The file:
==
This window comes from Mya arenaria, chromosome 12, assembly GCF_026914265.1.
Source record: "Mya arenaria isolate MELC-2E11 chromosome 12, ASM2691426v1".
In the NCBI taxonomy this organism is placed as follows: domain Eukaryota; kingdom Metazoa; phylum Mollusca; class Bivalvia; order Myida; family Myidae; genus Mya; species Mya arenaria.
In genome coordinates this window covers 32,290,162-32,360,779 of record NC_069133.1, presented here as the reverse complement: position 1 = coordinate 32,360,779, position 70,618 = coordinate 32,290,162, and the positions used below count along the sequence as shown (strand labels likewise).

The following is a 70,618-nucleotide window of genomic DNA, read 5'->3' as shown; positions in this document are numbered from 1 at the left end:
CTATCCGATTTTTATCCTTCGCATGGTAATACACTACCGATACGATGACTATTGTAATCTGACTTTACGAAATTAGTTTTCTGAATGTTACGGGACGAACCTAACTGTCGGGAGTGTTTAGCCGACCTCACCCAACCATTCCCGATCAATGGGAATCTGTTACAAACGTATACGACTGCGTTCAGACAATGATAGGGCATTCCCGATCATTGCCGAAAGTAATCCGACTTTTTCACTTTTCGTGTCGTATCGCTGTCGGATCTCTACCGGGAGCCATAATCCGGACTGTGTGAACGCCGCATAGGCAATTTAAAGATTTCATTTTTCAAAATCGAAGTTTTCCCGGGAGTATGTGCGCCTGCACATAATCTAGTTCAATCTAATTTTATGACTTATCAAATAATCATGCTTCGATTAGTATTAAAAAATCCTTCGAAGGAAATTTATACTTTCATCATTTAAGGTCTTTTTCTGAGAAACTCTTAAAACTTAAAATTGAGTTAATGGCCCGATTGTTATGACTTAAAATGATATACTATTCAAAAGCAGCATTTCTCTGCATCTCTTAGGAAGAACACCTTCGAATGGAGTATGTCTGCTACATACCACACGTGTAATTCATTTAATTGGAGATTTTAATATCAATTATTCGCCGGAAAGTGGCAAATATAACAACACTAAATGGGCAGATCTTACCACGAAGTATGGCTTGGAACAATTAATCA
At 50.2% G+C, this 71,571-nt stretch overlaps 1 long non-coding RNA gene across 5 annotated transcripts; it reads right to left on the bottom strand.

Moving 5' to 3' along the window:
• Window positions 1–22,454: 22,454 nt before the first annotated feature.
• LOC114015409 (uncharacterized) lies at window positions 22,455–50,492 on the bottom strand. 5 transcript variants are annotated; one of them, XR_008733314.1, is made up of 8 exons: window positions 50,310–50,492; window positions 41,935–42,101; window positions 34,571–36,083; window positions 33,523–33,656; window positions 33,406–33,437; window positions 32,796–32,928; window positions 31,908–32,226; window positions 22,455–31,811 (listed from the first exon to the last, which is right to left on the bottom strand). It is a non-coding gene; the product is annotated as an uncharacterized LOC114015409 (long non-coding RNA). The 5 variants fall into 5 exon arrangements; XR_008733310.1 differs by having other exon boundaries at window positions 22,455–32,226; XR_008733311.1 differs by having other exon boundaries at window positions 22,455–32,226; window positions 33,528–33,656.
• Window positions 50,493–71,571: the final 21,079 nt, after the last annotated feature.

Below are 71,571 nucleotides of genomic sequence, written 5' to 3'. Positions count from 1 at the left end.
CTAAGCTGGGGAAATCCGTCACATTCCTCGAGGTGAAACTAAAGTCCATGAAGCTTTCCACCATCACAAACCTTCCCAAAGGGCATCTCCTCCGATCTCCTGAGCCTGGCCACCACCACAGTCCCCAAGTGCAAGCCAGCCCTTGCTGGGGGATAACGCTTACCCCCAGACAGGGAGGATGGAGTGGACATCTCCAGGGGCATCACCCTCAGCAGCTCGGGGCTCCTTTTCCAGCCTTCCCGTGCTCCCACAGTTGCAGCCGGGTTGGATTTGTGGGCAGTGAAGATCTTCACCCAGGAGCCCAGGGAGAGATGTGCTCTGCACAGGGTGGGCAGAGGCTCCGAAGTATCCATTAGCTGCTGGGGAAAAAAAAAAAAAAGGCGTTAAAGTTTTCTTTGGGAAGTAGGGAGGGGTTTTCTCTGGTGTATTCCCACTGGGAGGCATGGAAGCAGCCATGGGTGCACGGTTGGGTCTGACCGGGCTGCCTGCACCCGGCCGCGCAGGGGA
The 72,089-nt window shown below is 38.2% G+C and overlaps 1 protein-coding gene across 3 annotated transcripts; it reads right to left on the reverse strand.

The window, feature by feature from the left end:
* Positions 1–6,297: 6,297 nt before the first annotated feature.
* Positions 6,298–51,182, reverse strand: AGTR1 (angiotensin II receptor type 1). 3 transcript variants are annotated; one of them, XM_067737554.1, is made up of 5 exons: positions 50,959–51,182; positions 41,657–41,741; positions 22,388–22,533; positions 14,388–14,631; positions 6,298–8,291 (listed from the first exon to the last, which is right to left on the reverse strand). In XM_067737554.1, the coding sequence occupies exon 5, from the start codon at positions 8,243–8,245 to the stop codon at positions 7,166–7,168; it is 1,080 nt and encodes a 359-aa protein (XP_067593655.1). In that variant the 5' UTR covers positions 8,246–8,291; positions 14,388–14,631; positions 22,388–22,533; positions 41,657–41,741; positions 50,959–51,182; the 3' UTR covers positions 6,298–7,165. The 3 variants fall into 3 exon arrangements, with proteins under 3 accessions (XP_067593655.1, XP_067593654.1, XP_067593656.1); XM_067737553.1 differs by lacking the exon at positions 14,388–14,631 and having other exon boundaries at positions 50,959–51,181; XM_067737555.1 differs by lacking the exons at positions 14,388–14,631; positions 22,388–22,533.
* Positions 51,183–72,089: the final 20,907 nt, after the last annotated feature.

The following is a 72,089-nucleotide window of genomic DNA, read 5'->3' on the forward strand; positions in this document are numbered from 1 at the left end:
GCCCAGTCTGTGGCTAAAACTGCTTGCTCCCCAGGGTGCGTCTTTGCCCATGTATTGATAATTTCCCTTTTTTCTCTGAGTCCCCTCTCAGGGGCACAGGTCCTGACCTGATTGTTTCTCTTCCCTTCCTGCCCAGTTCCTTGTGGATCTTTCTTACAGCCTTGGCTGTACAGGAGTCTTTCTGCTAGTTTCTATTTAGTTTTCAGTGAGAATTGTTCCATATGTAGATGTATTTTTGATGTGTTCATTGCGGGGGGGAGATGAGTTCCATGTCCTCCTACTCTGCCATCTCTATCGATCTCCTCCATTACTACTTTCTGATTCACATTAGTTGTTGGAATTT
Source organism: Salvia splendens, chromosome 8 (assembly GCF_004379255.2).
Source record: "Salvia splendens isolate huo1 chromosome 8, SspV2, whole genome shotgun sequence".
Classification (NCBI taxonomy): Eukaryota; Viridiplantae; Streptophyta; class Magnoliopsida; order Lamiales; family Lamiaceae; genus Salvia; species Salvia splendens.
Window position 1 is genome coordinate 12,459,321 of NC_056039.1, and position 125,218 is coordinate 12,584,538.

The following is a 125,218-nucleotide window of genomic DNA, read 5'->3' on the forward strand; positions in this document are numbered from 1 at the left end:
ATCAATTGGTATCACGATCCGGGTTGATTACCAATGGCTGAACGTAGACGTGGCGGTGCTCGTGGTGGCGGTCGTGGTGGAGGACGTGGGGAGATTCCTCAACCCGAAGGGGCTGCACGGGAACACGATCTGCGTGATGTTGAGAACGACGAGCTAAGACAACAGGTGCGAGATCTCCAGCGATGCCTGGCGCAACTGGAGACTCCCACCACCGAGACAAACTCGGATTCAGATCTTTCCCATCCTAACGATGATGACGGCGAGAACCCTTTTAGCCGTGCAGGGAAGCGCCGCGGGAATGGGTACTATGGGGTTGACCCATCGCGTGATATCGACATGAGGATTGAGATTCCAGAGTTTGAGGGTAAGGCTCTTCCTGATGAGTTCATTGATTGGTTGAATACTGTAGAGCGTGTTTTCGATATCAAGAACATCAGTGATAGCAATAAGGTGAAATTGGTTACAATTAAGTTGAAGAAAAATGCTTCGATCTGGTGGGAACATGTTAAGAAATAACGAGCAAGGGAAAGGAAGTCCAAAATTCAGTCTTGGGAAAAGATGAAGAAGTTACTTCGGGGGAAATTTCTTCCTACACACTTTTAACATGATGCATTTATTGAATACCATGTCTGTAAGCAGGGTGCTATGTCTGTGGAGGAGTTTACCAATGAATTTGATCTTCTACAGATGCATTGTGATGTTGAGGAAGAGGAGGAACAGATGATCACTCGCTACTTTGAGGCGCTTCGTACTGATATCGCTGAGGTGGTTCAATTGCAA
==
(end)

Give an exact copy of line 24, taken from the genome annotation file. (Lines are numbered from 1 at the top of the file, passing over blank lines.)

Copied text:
Window position 1 is genome coordinate 12,459,321 of NC_056039.1, and position 125,218 is coordinate 12,584,538.